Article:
So one of the ones that has been probably going on the longest that we're proud of is with our dental Task Force. We have now completed we do two a year, a dental day that we work with the Department of Health and Brevard Health Alliance, and local dentist who will spend a Saturday helping people who can't afford dental care to get out of pain. So if they have a tooth that is bad, and they needed it extracted, we do those services free twice a year at one of the clinics, either BHA or Eastern Florida State College where they can have that pain relieved and it's at no cost to them. So that's one of the projects that that has come about from our work.

Sam Yates:

I think that I may have first been introduced or first met you face to face during or after a session that you spoke at with the Brevard Health Care Coalition of which I'm a member. And I was so impressed at the many things that you're doing in the community. So I think the more people, at least from my perspective, the more people that could know about you, the more that can be done in our communities, their statement,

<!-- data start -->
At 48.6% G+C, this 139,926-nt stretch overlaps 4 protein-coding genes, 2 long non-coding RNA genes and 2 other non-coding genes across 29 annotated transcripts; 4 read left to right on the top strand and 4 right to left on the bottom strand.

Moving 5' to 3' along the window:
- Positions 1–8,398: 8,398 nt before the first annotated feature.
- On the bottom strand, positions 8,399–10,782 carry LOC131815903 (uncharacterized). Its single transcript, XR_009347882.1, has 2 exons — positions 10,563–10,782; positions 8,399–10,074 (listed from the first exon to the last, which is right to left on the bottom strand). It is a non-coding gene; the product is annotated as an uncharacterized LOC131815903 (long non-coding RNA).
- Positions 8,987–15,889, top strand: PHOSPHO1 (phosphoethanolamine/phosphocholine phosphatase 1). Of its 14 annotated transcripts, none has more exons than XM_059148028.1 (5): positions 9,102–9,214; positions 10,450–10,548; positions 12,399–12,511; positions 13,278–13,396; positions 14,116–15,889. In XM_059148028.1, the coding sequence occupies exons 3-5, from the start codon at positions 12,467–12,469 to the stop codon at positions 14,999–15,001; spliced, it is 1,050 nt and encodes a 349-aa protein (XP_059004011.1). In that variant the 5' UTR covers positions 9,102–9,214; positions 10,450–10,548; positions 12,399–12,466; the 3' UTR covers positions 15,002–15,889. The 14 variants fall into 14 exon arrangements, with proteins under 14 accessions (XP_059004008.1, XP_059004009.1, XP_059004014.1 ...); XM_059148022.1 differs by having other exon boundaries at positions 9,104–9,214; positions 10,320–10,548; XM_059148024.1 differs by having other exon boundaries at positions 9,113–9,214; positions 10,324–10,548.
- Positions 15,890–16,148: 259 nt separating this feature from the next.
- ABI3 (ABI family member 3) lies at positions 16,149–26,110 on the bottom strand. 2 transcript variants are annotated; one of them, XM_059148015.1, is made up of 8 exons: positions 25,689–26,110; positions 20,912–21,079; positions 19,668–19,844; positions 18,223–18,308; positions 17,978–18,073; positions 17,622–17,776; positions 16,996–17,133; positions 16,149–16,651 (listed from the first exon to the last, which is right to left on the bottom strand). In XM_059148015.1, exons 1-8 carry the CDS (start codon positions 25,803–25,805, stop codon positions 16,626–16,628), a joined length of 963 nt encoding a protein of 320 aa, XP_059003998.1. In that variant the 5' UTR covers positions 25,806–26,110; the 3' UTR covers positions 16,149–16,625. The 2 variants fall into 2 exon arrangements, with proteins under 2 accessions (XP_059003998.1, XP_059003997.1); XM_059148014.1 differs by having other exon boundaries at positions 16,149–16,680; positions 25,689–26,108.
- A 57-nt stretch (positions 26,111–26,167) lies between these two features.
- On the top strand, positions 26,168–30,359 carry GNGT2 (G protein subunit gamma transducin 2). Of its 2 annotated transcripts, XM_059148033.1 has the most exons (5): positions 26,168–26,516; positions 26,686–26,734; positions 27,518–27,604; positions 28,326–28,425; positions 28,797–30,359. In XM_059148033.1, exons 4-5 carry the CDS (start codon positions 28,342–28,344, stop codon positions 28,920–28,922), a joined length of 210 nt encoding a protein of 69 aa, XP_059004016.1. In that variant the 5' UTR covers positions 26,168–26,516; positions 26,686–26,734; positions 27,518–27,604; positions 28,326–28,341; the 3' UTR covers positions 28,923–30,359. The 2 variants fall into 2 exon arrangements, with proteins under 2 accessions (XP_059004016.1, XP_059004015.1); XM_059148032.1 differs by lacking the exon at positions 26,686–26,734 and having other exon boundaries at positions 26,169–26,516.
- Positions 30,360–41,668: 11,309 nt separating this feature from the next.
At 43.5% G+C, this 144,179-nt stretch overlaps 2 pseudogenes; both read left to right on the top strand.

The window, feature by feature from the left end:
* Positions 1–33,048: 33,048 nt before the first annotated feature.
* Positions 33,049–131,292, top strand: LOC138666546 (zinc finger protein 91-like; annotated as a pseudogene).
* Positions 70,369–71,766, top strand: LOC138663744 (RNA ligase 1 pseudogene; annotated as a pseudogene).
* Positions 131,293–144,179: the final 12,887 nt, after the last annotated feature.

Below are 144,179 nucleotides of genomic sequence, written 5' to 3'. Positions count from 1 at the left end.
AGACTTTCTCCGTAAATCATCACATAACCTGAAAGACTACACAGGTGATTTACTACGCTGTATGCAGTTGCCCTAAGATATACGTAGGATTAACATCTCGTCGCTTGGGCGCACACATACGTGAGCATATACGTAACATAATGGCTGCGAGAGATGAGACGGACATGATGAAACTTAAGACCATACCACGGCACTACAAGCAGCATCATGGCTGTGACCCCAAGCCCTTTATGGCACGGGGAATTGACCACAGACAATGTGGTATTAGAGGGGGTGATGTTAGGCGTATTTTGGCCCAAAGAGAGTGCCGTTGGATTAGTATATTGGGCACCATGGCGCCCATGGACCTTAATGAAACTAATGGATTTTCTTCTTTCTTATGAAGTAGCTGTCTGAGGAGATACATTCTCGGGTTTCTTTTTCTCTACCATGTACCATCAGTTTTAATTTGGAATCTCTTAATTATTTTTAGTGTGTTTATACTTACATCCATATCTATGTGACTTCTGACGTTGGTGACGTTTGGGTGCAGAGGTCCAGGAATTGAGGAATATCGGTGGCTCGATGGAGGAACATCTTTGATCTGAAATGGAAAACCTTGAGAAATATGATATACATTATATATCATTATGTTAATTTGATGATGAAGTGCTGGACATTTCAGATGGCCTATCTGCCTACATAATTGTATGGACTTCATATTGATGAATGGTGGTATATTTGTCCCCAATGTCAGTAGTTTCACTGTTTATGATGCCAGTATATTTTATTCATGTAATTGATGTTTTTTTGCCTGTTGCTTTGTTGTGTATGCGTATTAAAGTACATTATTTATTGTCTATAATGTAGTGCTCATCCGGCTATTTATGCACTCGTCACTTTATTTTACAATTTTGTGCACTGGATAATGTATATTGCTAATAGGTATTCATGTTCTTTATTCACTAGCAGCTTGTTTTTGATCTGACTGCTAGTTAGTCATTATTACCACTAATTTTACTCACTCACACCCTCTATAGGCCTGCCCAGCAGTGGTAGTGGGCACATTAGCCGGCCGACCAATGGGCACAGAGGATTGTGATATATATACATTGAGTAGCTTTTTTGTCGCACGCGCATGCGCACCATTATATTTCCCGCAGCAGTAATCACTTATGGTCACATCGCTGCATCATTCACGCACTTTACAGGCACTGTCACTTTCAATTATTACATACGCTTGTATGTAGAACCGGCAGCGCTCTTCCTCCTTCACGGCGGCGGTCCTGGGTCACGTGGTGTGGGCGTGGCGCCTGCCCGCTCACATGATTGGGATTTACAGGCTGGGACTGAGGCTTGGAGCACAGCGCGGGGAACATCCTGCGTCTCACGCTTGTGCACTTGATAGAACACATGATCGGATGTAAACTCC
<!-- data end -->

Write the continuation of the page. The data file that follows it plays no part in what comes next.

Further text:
Johnette Gindling:

I appreciate that. Although I will say you know, our board and our staff, we've taken it behind the scenes. Look, we support the agencies that are out there doing the hard works, you do. And so and that's the role we want to play

Sam Yates:

the importance of being here today. And before I go too much further, I have to ask, Will you come back for another show? Because there are some topics that we're going to get into that. We could sit here all day and talk about them? Could you come back for another episode,

Johnette Gindling:

I would be happy to.

Sam Yates:

And that leads me into teasing what we're going to be talking about. Again, I think when we first met you were talking about the needs assessment of Brevard County, and it was a wow factor. We now have the new needs assessment, the 2022 needs assessment that has been completed, I stayed up several nights reading it because believe it or not, folks, when I started looking at the charts, I could go Wow. And then you start looking at some of the information that supports it. And what it has done is give a not just a snapshot, but almost a movie presentation of what's going on health wise in our community. Tell us about that needs assessment.

Johnette Gindling: